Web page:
£3bn for NHS to prepare for possible second wave

The NHS in England will get an extra £3bn of funding to prepare for a possible second wave of coronavirus, Boris Johnson has announced.
The funding will also help ease winter pressures on the health service, Downing Street said.
It follows warnings a second wave this winter could see as many as 120,000 Covid-19 deaths in UK hospitals.
The prime minister made the funding commitment at a No 10 briefing, where he also pledged a new testing target.
Capacity will be increased to at least 500,000 tests a day by the end of October, Mr Johnson said.
Confirming the extra £3bn in funding for the NHS in England, he said Covid-19 could become “more virulent” in winter.
The prime minister said: “Demand for testing is not the only challenge that winter will bring. It’s possible that the virus will be more virulent in the winter months and it’s certain that the NHS will face the usual annual winter pressures.”
He added: “We’re making sure we’re ready for winter and planning for the worst.”
Scotland, Wales and Northern Ireland will also receive additional funds, Mr Johnson added.
Meanwhile, Health Secretary Matt Hancock has called for an urgent review into how coronavirus deaths have been recorded in England.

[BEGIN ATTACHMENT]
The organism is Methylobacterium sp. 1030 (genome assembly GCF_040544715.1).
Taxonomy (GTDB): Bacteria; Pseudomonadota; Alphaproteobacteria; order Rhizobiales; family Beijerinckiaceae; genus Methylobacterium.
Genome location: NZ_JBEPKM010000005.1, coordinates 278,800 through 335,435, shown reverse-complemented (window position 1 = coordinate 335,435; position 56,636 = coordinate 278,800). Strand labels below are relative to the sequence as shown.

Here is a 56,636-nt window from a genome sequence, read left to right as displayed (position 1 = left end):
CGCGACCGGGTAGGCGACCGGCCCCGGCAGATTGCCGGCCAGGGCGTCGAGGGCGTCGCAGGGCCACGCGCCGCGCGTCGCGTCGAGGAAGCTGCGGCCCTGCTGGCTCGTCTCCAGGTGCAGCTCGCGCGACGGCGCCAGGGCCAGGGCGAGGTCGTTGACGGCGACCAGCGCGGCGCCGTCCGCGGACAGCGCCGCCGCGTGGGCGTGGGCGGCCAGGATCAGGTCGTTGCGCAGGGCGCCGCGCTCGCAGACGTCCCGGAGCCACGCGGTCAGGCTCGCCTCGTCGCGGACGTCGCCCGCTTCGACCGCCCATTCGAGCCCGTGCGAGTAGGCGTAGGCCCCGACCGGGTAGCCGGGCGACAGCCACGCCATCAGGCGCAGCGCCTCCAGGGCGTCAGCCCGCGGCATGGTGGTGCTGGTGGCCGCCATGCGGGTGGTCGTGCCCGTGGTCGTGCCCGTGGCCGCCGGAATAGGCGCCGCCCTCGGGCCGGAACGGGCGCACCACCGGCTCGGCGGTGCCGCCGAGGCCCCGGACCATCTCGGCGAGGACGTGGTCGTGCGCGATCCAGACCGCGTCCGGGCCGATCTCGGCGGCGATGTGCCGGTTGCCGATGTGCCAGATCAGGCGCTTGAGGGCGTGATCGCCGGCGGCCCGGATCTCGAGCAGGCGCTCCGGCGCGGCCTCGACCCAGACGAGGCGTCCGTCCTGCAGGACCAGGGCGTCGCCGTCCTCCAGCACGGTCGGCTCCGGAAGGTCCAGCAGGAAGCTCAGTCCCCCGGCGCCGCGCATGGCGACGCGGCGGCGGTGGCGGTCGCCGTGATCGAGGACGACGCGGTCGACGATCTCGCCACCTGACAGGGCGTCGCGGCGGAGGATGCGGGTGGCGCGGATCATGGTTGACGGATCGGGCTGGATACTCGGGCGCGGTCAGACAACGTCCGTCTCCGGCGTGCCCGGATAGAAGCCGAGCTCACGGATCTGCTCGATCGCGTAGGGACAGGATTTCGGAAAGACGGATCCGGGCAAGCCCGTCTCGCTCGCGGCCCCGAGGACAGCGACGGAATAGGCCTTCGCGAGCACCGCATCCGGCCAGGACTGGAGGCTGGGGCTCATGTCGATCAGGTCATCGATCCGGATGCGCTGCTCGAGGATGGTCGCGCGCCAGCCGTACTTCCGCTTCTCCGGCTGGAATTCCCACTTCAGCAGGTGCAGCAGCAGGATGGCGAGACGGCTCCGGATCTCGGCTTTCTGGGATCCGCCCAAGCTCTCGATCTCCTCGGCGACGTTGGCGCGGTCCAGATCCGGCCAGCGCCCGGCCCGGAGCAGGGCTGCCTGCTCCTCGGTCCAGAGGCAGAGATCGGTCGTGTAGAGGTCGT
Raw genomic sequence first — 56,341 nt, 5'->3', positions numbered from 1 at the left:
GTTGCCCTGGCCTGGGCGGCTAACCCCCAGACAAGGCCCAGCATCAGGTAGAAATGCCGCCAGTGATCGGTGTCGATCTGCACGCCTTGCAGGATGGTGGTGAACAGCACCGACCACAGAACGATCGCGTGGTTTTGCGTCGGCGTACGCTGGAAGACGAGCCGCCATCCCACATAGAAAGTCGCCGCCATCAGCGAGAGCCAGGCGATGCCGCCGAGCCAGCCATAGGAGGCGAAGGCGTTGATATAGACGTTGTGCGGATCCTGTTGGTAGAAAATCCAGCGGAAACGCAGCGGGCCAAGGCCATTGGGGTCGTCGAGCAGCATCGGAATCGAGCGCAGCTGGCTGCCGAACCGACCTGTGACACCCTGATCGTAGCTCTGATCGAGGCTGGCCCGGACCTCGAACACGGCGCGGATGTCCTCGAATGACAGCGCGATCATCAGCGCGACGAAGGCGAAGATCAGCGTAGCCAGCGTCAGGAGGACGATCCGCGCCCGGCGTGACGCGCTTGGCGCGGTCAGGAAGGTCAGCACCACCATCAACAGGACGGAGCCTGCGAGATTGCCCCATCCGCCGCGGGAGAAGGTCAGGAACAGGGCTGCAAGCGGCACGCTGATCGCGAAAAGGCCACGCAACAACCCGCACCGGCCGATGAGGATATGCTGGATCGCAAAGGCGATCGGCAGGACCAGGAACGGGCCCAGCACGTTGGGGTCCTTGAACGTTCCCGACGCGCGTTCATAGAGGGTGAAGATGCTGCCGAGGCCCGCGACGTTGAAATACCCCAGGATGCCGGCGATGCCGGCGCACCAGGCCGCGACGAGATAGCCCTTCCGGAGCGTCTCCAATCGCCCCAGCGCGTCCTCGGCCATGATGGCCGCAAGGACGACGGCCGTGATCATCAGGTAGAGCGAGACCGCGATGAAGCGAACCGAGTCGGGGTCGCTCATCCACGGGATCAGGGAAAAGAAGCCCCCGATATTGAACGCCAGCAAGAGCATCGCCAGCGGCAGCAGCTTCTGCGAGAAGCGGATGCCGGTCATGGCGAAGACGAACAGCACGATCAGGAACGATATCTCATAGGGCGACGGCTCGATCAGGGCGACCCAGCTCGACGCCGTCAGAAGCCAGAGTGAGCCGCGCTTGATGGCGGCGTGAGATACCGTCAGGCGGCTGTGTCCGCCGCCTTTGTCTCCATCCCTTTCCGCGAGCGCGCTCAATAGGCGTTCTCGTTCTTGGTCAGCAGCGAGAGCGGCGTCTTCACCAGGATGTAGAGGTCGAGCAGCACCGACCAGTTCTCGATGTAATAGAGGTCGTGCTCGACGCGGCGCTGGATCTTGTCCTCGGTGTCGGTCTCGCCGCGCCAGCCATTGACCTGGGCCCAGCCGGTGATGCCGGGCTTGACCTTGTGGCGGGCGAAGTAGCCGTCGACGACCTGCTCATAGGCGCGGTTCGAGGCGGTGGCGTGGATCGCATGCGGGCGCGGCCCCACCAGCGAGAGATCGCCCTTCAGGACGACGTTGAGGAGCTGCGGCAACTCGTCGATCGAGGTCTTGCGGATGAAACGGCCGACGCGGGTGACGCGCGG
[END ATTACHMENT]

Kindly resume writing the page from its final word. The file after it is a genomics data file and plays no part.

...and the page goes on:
Downing Street said the new NHS funding would be available immediately and would allow the NHS to continue using additional private hospital capacity and maintain the temporary Nightingale hospitals until the end of March 2021.
This will provide additional capacity for coronavirus patients, as well as allowing the NHS to carry out routine treatments and procedures, No 10 said.
Non-urgent operations were suspended as the UK went into lockdown, to free up hospital beds during the first wave of coronavirus – but in May NHS England told hospitals they should restart procedures.
Highlighting other measures to protect the NHS as it heads into the winter, Mr Johnson said the government would carry out the biggest flu vaccination programme in the history of the health service, while supplies of personal protective equipment (PPE) and ventilators had also increased.


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